Nation Branding and Tourism Development in Nigeria

Nation Branding and Tourism Development in Nigeria

Floribert Patrick C. Endong (University of Calabar, Nigeria)
DOI: 10.4018/978-1-5225-7253-4.ch011


The Nigerian image crisis is a colossal problem that has caught the attention of successive Nigerian governments since independence. Since the country's return to democratic rule in 1999, various nation-branding campaigns have been initiated by the Nigerian administration to redress the situation. Some of these campaigns include the “Nigerian Image Project,” the “Heart of Africa Project,” the “Rebranding Nigeria” campaign, the “Nigeria: Our Heritage Project,” and the “Fascinating Nigeria” concept, which, despite their enormous budgets and activities, have yielded only patchy fruits, leaving the country's image crisis to persist and warrant more efficacious solutions. This chapter reviews some of these nation branding initiatives examining the extent to which they have included tourism branding and development. The chapter specifically seeks answers to the following research questions: How does nation branding affect tourism? To what extent have nation branding campaigns tackled the Nigerian image crisis? and To what extent have these campaigns given attention to tourism development in Nigeria?
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In today’s globalised world, a positive international image is an extremely valuable asset for any nation which seeks to encourage inward investments; add value to its exports and attract tourists and skilled migrants to its territory. Appropriate brand management techniques and a favorable national image have thus come to have a serious impact on the success of domestic companies, trade organizations and national economies. In view of these prospects, almost all world nations have been scarifying enormous resources and time to launder their image in the international scene. The surge of nation branding as a panacea for economic success and tourism development is documented by Brand Finance (2016) which, among other things, observes that the integration of issues such as culinary diplomacy to nation brand campaigns by various countries has the prospect of attracting tourists to specific destinations. This international observer actually concedes that cuisine in particular is an integral part of nation brands with serious implications for tourism and national economy. The variable (culinary culture) may be the main touristic attraction for various classes of tourists. It may actually prove a deciding factor for travelers when weighing up competing destinations. It may, as well, be a potential differentiator for expatriate workers, business travelers and important financiers whose investments are likely to bring them to a specific country. As put by Brand Finance (2016), cuisine “helps to sure up the ‘People and Skill’ and ‘Investment’ pillars of a nation brand as well as that of Tourism” (p.5). Its most direct impact is on the ‘Export’ pillar of a nation brand (p.5).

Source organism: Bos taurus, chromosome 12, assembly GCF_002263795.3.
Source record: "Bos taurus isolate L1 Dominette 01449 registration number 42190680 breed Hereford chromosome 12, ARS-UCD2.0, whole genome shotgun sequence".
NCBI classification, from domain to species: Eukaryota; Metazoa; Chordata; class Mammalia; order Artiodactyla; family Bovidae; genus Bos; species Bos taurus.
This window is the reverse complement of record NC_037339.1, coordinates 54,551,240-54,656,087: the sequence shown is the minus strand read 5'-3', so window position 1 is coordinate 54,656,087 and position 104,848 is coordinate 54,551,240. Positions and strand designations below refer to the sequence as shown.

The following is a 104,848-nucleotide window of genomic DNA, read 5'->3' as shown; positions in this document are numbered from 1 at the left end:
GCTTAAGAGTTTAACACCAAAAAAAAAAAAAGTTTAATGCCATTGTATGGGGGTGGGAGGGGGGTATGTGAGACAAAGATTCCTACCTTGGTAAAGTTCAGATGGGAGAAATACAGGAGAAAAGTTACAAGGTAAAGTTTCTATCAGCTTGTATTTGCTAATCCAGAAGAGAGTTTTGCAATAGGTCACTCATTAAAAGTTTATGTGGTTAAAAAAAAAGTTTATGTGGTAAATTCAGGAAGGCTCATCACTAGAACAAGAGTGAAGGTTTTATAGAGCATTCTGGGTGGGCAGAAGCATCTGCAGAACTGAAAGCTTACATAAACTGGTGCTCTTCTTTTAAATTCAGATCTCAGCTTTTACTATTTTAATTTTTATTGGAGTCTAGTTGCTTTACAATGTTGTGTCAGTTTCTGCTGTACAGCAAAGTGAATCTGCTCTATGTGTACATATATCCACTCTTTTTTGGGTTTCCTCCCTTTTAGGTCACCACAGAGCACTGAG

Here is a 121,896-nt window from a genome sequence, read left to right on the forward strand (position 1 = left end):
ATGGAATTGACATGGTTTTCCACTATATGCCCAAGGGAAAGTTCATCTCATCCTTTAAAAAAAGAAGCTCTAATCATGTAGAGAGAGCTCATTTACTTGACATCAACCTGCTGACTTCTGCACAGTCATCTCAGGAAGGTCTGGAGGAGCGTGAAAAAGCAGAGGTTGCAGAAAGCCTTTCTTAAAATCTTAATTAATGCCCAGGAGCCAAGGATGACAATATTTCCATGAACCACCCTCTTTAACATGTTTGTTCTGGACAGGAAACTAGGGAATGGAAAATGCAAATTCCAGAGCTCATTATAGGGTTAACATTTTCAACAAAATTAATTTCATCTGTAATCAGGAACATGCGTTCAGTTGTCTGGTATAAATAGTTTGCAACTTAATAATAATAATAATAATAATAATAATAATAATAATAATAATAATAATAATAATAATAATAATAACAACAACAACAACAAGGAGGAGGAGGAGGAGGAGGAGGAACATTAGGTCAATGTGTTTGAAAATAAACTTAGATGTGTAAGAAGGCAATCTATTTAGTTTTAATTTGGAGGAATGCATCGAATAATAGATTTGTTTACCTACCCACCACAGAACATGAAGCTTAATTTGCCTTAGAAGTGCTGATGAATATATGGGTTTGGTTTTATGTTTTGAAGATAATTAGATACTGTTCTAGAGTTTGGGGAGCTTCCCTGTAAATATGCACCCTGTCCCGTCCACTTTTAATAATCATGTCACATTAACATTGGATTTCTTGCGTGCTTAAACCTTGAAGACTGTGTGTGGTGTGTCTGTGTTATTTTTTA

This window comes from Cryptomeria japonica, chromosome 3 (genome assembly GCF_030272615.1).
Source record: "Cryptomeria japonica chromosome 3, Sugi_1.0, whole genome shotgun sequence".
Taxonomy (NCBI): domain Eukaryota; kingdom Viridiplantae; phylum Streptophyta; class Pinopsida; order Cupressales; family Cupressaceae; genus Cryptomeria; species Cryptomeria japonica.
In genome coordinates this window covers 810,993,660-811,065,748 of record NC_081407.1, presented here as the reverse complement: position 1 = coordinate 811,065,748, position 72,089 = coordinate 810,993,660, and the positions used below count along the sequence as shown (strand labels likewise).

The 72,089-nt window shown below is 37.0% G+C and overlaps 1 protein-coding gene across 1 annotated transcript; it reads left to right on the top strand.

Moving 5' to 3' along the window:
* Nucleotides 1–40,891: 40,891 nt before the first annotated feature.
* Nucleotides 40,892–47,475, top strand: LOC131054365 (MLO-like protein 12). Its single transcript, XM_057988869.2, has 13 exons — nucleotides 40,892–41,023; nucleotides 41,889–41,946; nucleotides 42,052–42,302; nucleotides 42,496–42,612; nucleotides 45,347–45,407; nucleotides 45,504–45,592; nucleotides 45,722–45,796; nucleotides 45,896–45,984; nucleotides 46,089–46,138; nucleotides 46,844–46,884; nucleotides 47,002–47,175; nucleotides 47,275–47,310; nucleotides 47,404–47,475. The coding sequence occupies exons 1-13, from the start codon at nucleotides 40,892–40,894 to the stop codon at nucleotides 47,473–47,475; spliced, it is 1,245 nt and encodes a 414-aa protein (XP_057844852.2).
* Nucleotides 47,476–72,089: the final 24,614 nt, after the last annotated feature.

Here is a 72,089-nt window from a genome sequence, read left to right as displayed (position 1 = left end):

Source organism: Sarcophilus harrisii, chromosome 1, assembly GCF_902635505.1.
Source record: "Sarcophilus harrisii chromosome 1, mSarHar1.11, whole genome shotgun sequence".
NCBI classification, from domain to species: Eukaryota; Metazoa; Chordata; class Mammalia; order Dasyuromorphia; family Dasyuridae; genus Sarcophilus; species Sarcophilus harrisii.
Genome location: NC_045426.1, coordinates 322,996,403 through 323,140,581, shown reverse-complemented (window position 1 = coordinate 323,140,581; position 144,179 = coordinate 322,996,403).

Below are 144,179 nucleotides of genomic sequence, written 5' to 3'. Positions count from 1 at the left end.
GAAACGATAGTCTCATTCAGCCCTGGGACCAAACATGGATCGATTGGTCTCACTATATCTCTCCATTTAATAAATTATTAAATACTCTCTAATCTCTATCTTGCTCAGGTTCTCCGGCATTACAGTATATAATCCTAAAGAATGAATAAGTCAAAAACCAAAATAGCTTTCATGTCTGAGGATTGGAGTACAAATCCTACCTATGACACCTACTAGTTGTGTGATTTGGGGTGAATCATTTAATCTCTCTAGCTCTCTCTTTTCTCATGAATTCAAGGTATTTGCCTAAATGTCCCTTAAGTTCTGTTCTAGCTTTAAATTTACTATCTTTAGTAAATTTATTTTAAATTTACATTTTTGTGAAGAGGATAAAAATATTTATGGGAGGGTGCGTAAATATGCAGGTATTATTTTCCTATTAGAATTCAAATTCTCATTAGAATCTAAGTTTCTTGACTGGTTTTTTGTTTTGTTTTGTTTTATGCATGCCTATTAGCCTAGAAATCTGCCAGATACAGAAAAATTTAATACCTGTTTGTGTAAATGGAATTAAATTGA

Like its counterparts from other parts of the world, the Nigerian government has, these last decades, multiplied nation branding initiatives to systematically launder Nigeria’s image in the international scene. This, of course, has partly been ultimately aimed at attracting foreign investors and tourists to the country. From the “Nigeria Image project” and the “Heart of Africa” (HOA) project to the “Nigeria: Great Nation, Good People” and the “Fascinating Nigeria” scheme to “Nigeria Our Heritage” (NOH) projects, the Nigerian government’s efforts towards nation branding have virtually been immense and sorts of socio-political razzmatazz.

These immense efforts made by Nigeria towards nation branding have so far yielded very little – or not too visible – dividends. Indeed, in spite of the huge financial sacrifices and the heavy human resources mobilized in the course of these nation branding initiatives, the international perception of Nigeria is still dominantly negative (Ademola, Talabi & Lamidi, 2012; Egwemi, 2010; Endong, 2018). There continue to be gloomy stories about Nigeria and Nigerians as well as a host of terrible stereotypes associated with Nigerians. To put it in concrete terms, the Nigerian nationality continues dominantly to be associated with corruption, poverty, illiteracy, drug trafficking, repugnant customs and traditions (backwardness), voodooism, fake or sub-standard products, inter-religious conflicts, radical Islamism and terrorism among other negativisms (Brand Finance 2017; Endong 2017; Idowu 1999). The country has even been likened by some skeptical observers to the proverbial city of Nazareth from which nothing good can come. In view of all these indexes, Nigeria has veritably proven to be a brand which is extremely difficult to market in the international scene.

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